Carroll County Times

Machado, Hardy, Jones nab Gold Gloves for Orioles

The Orioles set a major-league record for fewest errors in a season this year, and their reward was six finalists for Gold Glove awards.
Three of the six came away with hardware - center fielder Adam Jones, shortstop J.J. Hardy, and third baseman Manny Machado - and Baltimore received three Gold Gloves for the second year in a row, becoming the first AL team in 10 years to win at least three in consecutive seasons.
Right fielder Nick Markakis, first baseman Chris Davis, and catcher Matt Wieters were also finalists for AL Gold Gloves.
Jones won his third career Gold Glove, Hardy his second, and Machado his first.
"You always have it in the back of your mind that you always want to win a Gold Glove," Machado said on a teleconference with the media Tuesday night. "It was kind of a surprise when my name got called. It's just an honor to be in the same category with all the other third basemen out there."
Machado is the first Orioles third baseman since Brooks Robinson to win a Gold Glove. Robinson won 16 in a row from 1960-1975.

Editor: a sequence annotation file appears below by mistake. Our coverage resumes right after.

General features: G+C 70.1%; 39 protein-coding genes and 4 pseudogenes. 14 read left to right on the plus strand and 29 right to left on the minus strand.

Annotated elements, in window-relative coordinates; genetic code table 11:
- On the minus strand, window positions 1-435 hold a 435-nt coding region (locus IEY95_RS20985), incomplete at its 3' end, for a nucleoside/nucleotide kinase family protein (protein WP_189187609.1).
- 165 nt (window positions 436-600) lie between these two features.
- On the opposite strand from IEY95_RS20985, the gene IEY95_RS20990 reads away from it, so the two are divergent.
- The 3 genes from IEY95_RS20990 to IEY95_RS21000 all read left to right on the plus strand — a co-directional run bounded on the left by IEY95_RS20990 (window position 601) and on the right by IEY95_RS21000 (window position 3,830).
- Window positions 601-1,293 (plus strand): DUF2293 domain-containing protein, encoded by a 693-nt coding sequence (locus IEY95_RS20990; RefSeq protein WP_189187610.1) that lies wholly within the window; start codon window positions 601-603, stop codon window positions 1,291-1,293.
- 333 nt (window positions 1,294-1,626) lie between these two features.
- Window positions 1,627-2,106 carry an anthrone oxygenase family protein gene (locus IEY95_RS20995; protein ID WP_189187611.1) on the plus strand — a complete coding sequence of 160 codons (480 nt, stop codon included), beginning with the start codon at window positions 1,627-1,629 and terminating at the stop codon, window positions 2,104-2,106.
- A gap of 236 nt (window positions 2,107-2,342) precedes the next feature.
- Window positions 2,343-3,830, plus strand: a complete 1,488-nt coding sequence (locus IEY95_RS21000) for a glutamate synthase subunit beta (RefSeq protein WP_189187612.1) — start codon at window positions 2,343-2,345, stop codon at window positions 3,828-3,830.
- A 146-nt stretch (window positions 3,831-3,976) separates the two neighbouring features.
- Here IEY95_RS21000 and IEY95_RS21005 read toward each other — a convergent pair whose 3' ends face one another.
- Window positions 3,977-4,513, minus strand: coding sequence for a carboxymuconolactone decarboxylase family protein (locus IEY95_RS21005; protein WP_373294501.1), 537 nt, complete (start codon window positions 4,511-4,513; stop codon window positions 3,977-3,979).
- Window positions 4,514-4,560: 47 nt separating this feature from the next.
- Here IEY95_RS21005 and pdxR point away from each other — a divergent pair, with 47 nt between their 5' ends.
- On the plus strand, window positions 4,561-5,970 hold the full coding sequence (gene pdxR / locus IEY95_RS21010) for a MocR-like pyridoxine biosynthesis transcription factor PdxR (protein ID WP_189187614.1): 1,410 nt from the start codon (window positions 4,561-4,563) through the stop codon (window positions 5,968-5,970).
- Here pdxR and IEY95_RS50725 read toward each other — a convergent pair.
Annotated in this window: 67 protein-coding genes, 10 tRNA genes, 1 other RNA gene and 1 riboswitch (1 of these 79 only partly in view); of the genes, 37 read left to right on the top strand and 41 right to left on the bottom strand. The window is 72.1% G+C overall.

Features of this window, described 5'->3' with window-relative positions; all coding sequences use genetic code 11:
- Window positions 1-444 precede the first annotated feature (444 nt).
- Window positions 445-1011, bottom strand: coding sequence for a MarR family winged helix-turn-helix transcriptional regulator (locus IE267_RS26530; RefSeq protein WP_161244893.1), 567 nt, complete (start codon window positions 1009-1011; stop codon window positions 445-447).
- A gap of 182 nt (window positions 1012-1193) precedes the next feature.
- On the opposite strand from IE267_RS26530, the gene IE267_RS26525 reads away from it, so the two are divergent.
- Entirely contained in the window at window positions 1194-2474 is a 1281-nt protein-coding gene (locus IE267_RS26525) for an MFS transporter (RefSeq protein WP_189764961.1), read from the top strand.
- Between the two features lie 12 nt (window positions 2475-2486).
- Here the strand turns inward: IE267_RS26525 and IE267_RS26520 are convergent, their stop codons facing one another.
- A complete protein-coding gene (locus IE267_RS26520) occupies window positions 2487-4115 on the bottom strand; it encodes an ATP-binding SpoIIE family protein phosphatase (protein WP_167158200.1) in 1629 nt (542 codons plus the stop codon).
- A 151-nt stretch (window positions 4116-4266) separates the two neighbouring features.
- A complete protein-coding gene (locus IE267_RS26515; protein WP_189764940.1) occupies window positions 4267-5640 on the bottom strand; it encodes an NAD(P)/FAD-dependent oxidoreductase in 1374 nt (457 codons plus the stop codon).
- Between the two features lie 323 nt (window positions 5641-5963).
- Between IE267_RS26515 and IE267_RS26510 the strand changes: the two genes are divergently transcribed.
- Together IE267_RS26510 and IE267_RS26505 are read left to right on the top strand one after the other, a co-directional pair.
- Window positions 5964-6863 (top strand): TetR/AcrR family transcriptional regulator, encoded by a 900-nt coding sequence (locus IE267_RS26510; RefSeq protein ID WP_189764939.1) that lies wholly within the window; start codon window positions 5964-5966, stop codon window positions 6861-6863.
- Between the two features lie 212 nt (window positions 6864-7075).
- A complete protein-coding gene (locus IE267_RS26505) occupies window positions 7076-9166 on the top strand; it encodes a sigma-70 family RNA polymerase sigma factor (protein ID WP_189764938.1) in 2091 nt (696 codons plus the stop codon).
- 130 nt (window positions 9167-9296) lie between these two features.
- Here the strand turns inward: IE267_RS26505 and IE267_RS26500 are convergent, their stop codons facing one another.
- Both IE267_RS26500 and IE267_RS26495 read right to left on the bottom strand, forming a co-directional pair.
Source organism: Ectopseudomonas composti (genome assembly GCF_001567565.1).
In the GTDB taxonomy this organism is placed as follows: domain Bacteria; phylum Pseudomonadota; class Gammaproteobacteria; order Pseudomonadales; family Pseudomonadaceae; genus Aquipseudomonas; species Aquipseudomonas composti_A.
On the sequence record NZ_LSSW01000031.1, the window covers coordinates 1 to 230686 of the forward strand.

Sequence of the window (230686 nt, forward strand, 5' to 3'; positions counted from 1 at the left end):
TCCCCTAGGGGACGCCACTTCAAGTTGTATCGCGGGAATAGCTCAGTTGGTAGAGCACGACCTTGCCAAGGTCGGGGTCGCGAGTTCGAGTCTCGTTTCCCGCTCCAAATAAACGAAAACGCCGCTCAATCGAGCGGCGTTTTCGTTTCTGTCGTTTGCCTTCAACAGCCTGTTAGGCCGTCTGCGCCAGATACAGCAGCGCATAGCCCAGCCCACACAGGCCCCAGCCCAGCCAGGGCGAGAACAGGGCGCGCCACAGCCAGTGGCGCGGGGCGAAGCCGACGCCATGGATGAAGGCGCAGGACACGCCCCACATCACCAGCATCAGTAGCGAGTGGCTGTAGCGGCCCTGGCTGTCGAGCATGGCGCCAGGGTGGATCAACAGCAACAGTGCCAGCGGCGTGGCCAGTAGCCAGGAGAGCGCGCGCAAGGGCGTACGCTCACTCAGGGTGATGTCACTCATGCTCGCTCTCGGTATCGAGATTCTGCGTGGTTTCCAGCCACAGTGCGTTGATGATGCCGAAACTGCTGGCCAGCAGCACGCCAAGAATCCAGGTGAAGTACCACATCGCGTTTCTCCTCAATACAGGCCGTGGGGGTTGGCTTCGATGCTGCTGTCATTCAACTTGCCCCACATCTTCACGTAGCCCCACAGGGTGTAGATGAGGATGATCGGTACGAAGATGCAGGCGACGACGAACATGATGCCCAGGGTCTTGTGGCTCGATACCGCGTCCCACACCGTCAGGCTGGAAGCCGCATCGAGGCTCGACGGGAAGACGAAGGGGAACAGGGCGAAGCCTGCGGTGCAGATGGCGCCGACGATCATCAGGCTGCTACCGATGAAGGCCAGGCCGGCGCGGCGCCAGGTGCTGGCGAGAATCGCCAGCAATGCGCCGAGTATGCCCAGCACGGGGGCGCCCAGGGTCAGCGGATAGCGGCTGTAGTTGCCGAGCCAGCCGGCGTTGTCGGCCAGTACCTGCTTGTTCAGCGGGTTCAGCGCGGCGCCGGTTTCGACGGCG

His first came at age 23; Machado turned 21 in July.
"You're talking about Brooks, one of the best players that has played," said Machado, who led all AL third basemen in fielding percentage (97.3) and assists (355). "To be in the same category as him and be on the same team that he played for, that just makes it that much better."
Hardy's second Gold Glove makes him the third Orioles shortstop to win in consecutive years, joining Cal Ripken (1991-92) and Mark Belanger (1973-78). He led AL shortstops in games played (159) and double plays turned (108).
"It's getting in a routine and sticking with it," Hardy said. "A lot of it is focus during the game, through the nine innings, the 27 outs. I think the biggest thing is being able to kind of focus on every pitch, just being ready for anything.
"It's something that I don't think will ever get old. It's a true honor."
Jones led AL center fielders in games (156), assists (11), and putouts (352), and he joined Paul Blair (1969-75) as the only Orioles outfielders to receive a Gold Glove in consecutive seasons.
Baltimore has had 17 different players win Gold Gloves since the award was created in 1957, the second highest total for any team and most in the AL.
"I'm just proud of the work they put in," Orioles manager Buck Showalter said. "It's an honor to watch them play defense and care about it, because they realize how important it is."